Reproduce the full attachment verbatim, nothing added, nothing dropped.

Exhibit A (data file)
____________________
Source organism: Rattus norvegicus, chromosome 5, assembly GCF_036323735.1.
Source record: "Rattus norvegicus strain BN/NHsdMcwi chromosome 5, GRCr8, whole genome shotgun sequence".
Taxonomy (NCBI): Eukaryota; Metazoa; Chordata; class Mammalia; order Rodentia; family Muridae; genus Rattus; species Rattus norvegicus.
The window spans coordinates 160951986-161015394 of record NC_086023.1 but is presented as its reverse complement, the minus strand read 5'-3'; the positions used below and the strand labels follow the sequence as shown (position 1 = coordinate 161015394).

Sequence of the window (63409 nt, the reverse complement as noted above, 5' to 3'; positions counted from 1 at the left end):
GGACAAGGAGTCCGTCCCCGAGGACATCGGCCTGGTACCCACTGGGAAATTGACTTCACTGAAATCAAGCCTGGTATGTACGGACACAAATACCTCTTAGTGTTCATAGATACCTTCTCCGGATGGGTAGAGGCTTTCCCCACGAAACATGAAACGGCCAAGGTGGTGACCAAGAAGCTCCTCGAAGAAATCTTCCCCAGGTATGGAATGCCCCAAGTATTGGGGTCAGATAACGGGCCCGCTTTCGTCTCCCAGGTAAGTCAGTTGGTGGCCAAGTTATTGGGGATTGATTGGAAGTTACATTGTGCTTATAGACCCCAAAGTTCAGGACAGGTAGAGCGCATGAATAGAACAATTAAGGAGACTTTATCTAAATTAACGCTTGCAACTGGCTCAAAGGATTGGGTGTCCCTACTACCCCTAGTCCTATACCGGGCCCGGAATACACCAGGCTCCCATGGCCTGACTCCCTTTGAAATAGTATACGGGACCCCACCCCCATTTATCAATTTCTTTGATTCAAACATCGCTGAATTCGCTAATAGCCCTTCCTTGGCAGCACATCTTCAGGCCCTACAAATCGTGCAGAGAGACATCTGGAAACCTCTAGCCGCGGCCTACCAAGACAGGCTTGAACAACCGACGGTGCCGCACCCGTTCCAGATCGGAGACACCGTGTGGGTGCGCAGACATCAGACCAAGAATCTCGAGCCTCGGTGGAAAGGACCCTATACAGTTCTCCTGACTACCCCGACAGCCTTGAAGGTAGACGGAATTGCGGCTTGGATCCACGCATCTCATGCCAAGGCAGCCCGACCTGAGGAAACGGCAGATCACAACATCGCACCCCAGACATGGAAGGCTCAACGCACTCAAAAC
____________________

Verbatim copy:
Source organism: Rattus norvegicus, chromosome 5, assembly GCF_036323735.1.
Source record: "Rattus norvegicus strain BN/NHsdMcwi chromosome 5, GRCr8, whole genome shotgun sequence".
Taxonomy (NCBI): Eukaryota; Metazoa; Chordata; class Mammalia; order Rodentia; family Muridae; genus Rattus; species Rattus norvegicus.
The window spans coordinates 160951986-161015394 of record NC_086023.1 but is presented as its reverse complement, the minus strand read 5'-3'; the positions used below and the strand labels follow the sequence as shown (position 1 = coordinate 161015394).

Sequence of the window (63409 nt, the reverse complement as noted above, 5' to 3'; positions counted from 1 at the left end):
GGACAAGGAGTCCGTCCCCGAGGACATCGGCCTGGTACCCACTGGGAAATTGACTTCACTGAAATCAAGCCTGGTATGTACGGACACAAATACCTCTTAGTGTTCATAGATACCTTCTCCGGATGGGTAGAGGCTTTCCCCACGAAACATGAAACGGCCAAGGTGGTGACCAAGAAGCTCCTCGAAGAAATCTTCCCCAGGTATGGAATGCCCCAAGTATTGGGGTCAGATAACGGGCCCGCTTTCGTCTCCCAGGTAAGTCAGTTGGTGGCCAAGTTATTGGGGATTGATTGGAAGTTACATTGTGCTTATAGACCCCAAAGTTCAGGACAGGTAGAGCGCATGAATAGAACAATTAAGGAGACTTTATCTAAATTAACGCTTGCAACTGGCTCAAAGGATTGGGTGTCCCTACTACCCCTAGTCCTATACCGGGCCCGGAATACACCAGGCTCCCATGGCCTGACTCCCTTTGAAATAGTATACGGGACCCCACCCCCATTTATCAATTTCTTTGATTCAAACATCGCTGAATTCGCTAATAGCCCTTCCTTGGCAGCACATCTTCAGGCCCTACAAATCGTGCAGAGAGACATCTGGAAACCTCTAGCCGCGGCCTACCAAGACAGGCTTGAACAACCGACGGTGCCGCACCCGTTCCAGATCGGAGACACCGTGTGGGTGCGCAGACATCAGACCAAGAATCTCGAGCCTCGGTGGAAAGGACCCTATACAGTTCTCCTGACTACCCCGACAGCCTTGAAGGTAGACGGAATTGCGGCTTGGATCCACGCATCTCATGCCAAGGCAGCCCGACCTGAGGAAACGGCAGATCACAACATCGCACCCCAGACATGGAAGGCTCAACGCACTCAAAAC